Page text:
The essays in this collection honor Helen Damico's extensive interests in Old Norse and later medieval literatures as well as her primary focus on Anglo-Saxon studies, embracing Old English poetry, archaeology, art history, paleography, liturgy, landscape and gender. Each of the essays contributes new interpretations, new evidence, even new technologies to further the study of some key medieval works.
ISBN 978-1-58044-127-8 (clothbound) © 2009
Edited by Noel Harold Kaylor, Jr. and Richard Scott Nokes
The twelve essays in this volume proceed from a modern fantasy-epic back in time to oral epics that have been transmitted through the technology of manuscripts, and central in the collection are two articles that address Chaucer's Middle English courtly epic, "Troilus and Criseyde." Each, in its own way, presents a global perspective on its subject, whether by comparing texts, by considering textual transmission through translation or by contrasting medieval issues with developing global movements.
ISBN 978-1-58044-120-9 (clothbound) © 2007
Edited by Frederick M. Biggs
This little volume brings up to date the entries on apocrypha first published in "Sources of Anglo-Saxon Literary Culture: A Trial Version." The entries address almost eighty separate apocryphal texts and are supported by a bibliography of over 480 titles.
Instrumenta Anglistica Mediaevalia 1 (pp. xx + 118), ISBN 978-1-58044-119-3 (paperback) © 2007
Edited by Richard R. Ring and Richard Kay
Of all the learned societies in North America, the Pseudo Society is probably the most disreputable and beloved. Long overdue, the present volume collects 23 astonishing breakthroughs from the society's early years (1986–93), plus four more from its predecessor, the American Committee for Jutish Studies (1976) and an appendix listing all the papers presented to date.
First Series, 1986–93 (pp. xii + 211) ISBN 1-58044-048-7 (paperback) © 2003
Sources of Anglo-Saxon Literary Culture Volume 1: Abbo of Fleury, Abbo of Saint-Germain-des-Prés, and Acta Sanctorum
Edited by Frederick M. Biggs, Thomas D. Hill, Paul E. Szarmach and E. Gordon Whatley
This massive volume is the first in a projected series of publications examining the sources of Anglo-Saxon literary culture…[It is] a major achievement for the scholars involved to produce a framework for a systematic overview of the Latin texts transcribed and transmitted in the Anglo-Saxon period.
SASLC 1 (pp. xlvi + 548), ISBN 1-58044-072-X (clothbound), ISBN 1-58044-073-8 (paperback) © 2001
Young poet Meir ben Baruch of Rothenburg "captured the tone of mourning and bereavement following the events of 1242…The polemical and satirical restlessness of DaPiera's poems, the exquisite lyrical imagery of HaLevi's Zionide lament, the longing devotion to the Beloved of vernacular songs, all fuse in a remarkable tribute to Jewish study and students."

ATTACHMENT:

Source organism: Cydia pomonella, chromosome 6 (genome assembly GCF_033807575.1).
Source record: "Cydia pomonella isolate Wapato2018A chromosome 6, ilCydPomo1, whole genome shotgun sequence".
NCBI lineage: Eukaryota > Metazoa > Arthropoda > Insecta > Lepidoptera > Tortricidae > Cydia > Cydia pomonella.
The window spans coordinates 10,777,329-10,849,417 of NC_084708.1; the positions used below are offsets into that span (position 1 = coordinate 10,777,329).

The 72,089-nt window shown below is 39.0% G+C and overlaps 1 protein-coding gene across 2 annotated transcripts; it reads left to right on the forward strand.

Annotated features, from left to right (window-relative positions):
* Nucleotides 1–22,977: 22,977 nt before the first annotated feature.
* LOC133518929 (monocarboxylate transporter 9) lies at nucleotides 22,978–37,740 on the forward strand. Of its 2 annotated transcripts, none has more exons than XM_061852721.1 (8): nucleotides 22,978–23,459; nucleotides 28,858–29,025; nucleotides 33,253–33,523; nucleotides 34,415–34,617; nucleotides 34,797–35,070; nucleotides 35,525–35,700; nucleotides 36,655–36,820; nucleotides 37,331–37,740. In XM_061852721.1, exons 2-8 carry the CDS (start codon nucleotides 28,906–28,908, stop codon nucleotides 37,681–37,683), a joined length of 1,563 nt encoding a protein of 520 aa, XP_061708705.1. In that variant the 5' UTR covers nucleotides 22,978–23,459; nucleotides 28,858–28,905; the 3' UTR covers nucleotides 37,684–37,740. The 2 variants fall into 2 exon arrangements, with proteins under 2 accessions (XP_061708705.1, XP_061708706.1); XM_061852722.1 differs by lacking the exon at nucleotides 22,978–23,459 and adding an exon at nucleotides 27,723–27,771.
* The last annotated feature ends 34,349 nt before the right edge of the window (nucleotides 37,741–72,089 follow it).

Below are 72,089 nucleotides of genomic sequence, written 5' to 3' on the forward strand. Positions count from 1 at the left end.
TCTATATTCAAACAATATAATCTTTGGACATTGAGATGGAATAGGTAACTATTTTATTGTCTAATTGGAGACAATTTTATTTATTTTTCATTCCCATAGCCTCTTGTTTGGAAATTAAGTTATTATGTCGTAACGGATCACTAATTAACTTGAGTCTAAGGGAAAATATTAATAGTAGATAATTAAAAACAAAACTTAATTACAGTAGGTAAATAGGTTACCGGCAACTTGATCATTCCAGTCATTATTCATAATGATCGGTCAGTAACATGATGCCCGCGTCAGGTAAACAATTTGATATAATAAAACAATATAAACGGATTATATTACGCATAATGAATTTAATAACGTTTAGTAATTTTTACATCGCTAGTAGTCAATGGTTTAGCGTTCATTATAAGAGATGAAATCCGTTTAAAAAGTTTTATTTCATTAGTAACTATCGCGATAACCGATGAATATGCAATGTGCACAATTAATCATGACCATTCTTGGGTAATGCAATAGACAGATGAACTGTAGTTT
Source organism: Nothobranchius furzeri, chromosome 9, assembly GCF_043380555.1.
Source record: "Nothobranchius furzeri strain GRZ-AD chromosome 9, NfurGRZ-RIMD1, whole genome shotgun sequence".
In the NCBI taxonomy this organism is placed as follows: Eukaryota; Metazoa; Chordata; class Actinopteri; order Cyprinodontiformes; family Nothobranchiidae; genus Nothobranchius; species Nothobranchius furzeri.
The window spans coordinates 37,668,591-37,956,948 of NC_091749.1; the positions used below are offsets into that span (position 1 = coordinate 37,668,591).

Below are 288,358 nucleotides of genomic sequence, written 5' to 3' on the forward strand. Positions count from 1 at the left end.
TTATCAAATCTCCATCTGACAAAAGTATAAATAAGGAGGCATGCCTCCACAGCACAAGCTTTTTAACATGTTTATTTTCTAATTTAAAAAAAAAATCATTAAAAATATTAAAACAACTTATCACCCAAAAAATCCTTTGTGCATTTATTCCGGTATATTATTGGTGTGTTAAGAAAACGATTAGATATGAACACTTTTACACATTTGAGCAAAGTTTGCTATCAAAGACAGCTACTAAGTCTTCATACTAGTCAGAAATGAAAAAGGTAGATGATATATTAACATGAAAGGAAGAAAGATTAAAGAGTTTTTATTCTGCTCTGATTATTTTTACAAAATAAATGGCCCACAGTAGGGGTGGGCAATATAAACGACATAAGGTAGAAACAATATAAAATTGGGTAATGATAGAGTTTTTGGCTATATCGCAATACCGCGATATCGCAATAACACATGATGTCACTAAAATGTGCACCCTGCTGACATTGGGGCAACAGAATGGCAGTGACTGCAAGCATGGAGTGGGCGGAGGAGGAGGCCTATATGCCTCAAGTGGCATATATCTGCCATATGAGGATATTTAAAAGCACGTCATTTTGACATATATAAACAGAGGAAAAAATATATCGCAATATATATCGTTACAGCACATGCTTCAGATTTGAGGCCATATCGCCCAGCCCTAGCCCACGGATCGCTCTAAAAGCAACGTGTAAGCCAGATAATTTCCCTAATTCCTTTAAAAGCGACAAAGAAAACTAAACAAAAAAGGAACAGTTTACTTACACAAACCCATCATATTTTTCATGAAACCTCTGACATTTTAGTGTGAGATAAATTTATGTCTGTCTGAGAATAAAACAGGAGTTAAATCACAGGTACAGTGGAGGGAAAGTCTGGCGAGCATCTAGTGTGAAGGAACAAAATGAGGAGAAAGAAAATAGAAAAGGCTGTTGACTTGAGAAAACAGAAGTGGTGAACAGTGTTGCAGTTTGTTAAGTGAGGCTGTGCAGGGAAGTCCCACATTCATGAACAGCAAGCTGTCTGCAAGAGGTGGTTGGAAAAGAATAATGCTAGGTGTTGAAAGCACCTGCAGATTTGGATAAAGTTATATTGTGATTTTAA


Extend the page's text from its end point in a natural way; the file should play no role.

Lectures on Medieval Judaism at Trinity University: Occasional Papers III, ISBN 1-58044-071-1 (paperback) © 2000
Jewish authors, such as Nahmanides and Rabbi Mordechai ben Joseph of Avignon, asserted that Christian claims of divine favor were erroneous, and that God's promise of redemption for Jews was still valid. These methods to resist Christian assertions of superiority and affirm the grandeur of Jewish experience were essential for the community of Jewish life in the Middle Ages.
Lectures on Medieval Judaism at Trinity University: Occasional Papers II, ISBN 1-58044-002-9 (paperback) © 1998
Edited by Clifford Davidson, Luis R. Gámez and John H. Stroupe
Eight iconographic studies by American, Australian and British scholars focusing on Shakespeare and his contemporaries and the interconnectedness of their art with the visual language of their time.
ISBN 1-879288-57-5 (paperback) © 1995
Larry E. Syndergaard
The English-speaking world has made these ballads a major Scandinavian literature in translation, in part finding there its own "primitive" past. Here translations are also seen as cross-cultural dialogue and placed within the empirical discipline of translation studies.
ISBN 952-9724-11-X (clothbound), ISBN 952-9724-11-X (paperback) © 1995
NB: Medieval Institute Publications holds North American rights only for this title. Customers from rest of the world should contact Suomalaisen Kirjallisuuden Seura, Hallituskatu 1, 00170 Helsinki, Finland.
Studies in Honor of Hans-Erich Keller: Medieval French and Occitan Literature and Romance Linguistics
Edited by Rupert T. Pickens